Winter 2000


By Melissa Ludtke, Editor
There are few places in the world where technological changes are not resulting in new approaches to how journalists do their jobs and consumers get their news. Rakesh Kalshian, an Indian journalist, describes the gold rush atmosphere created by Internet publications. But gold, he writes, has been hard to find. From Africa, Tanya Accone, executive producer of MWeb Africa, reports that obstacles abound, such as a lack of access to technology and of a wired infrastructure, but so do potential payoffs as the Web helps journalists circumvent autocratic government restrictions. András Vágvölgyi, a magazine writer in Hungary, visits Serbia and discovers that the new technology “is not just a tool but is freedom itself.” Songpol Kaopatumtip, an editor at The Bangkok Post, writes about adapting to the arrival of computers and the Internet in the newsroom. Journalist Philip J. Cunningham, who reports from many Asian countries, takes us along as he writes his stories at Internet cafés. Andreas Harsono, managing editor of a monthly magazine in Jakarta, explores how Internet publications helped to topple a corrupt president but also how today’s widespread poverty curtails technology’s potential reach. And Françoise Lazare, a reporter at Le Monde, tells how, for the first time, her newspaper used its interactive Web site to break a big story: Evidence accusing President Jacques Chirac of corruption could be seen on videotape.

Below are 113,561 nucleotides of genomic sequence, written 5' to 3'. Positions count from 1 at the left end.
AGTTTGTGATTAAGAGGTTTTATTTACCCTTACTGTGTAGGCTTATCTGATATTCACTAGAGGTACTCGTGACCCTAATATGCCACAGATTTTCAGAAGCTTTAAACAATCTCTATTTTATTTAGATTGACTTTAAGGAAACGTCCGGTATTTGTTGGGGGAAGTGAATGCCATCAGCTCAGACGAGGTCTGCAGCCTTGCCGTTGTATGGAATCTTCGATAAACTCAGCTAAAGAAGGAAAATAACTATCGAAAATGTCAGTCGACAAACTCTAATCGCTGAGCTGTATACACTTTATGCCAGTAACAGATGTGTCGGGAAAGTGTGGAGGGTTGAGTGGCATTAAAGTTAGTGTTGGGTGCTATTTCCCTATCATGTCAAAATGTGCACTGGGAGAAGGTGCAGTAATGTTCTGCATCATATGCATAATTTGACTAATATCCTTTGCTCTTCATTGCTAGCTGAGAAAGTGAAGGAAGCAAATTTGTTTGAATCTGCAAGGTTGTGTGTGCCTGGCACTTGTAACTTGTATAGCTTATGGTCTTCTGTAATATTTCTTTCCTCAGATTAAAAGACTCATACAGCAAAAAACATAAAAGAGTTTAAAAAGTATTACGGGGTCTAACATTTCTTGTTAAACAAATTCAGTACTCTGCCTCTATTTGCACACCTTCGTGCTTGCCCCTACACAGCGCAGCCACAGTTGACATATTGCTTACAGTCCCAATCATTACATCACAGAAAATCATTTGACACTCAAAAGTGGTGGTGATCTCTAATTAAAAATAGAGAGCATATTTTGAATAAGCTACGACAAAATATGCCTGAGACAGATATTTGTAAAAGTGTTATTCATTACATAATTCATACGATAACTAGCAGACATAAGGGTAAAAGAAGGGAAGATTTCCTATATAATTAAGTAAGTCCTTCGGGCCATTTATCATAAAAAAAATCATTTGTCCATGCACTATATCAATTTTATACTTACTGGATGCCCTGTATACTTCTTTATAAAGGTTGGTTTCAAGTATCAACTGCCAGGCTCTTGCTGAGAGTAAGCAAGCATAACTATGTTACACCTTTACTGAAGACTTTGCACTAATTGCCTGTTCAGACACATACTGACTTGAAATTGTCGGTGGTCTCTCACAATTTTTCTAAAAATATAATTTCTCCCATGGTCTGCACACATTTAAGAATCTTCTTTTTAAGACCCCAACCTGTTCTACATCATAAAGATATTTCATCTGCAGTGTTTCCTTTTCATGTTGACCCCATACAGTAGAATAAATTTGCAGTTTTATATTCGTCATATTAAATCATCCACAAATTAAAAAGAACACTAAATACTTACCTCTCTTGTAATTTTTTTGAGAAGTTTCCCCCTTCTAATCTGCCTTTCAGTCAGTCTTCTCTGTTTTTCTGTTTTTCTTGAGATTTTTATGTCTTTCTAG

No Comments Yet
Submit a Comment
Enter the words above: * Enter the numbers you hear: *
Switch to audio Switch to image
Thank you for your comment. It will be published after it is approved by an editor. Read our comments policy »